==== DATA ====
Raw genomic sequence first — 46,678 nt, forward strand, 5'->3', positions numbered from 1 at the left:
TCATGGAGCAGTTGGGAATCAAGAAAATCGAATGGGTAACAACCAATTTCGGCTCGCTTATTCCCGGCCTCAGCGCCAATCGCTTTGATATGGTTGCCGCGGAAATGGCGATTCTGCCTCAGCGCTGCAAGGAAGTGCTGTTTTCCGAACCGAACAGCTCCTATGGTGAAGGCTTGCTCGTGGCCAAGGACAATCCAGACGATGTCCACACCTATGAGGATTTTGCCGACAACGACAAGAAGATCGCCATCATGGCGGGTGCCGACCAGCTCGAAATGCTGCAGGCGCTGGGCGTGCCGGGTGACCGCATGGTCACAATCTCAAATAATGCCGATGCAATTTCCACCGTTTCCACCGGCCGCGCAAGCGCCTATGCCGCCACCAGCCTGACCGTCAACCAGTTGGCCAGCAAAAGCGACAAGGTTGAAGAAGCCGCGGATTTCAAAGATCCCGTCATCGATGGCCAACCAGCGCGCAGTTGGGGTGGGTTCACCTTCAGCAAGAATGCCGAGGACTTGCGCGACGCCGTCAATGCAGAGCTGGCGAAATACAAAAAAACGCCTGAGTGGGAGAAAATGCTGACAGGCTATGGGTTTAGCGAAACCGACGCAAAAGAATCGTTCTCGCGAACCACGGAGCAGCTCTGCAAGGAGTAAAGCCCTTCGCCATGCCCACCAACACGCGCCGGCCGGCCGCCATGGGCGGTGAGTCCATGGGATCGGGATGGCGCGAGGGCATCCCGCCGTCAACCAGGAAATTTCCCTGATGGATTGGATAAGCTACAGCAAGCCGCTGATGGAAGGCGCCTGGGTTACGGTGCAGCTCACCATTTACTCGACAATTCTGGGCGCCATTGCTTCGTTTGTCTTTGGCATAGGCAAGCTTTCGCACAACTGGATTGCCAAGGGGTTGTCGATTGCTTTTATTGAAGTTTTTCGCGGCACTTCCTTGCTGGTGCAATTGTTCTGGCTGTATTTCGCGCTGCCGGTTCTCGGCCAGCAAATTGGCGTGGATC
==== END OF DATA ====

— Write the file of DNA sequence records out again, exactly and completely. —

Raw genomic sequence first — 46,678 nt, forward strand, 5'->3', positions numbered from 1 at the left:
TCATGGAGCAGTTGGGAATCAAGAAAATCGAATGGGTAACAACCAATTTCGGCTCGCTTATTCCCGGCCTCAGCGCCAATCGCTTTGATATGGTTGCCGCGGAAATGGCGATTCTGCCTCAGCGCTGCAAGGAAGTGCTGTTTTCCGAACCGAACAGCTCCTATGGTGAAGGCTTGCTCGTGGCCAAGGACAATCCAGACGATGTCCACACCTATGAGGATTTTGCCGACAACGACAAGAAGATCGCCATCATGGCGGGTGCCGACCAGCTCGAAATGCTGCAGGCGCTGGGCGTGCCGGGTGACCGCATGGTCACAATCTCAAATAATGCCGATGCAATTTCCACCGTTTCCACCGGCCGCGCAAGCGCCTATGCCGCCACCAGCCTGACCGTCAACCAGTTGGCCAGCAAAAGCGACAAGGTTGAAGAAGCCGCGGATTTCAAAGATCCCGTCATCGATGGCCAACCAGCGCGCAGTTGGGGTGGGTTCACCTTCAGCAAGAATGCCGAGGACTTGCGCGACGCCGTCAATGCAGAGCTGGCGAAATACAAAAAAACGCCTGAGTGGGAGAAAATGCTGACAGGCTATGGGTTTAGCGAAACCGACGCAAAAGAATCGTTCTCGCGAACCACGGAGCAGCTCTGCAAGGAGTAAAGCCCTTCGCCATGCCCACCAACACGCGCCGGCCGGCCGCCATGGGCGGTGAGTCCATGGGATCGGGATGGCGCGAGGGCATCCCGCCGTCAACCAGGAAATTTCCCTGATGGATTGGATAAGCTACAGCAAGCCGCTGATGGAAGGCGCCTGGGTTACGGTGCAGCTCACCATTTACTCGACAATTCTGGGCGCCATTGCTTCGTTTGTCTTTGGCATAGGCAAGCTTTCGCACAACTGGATTGCCAAGGGGTTGTCGATTGCTTTTATTGAAGTTTTTCGCGGCACTTCCTTGCTGGTGCAATTGTTCTGGCTGTATTTCGCGCTGCCGGTTCTCGGCCAGCAAATTGGCGTGGATC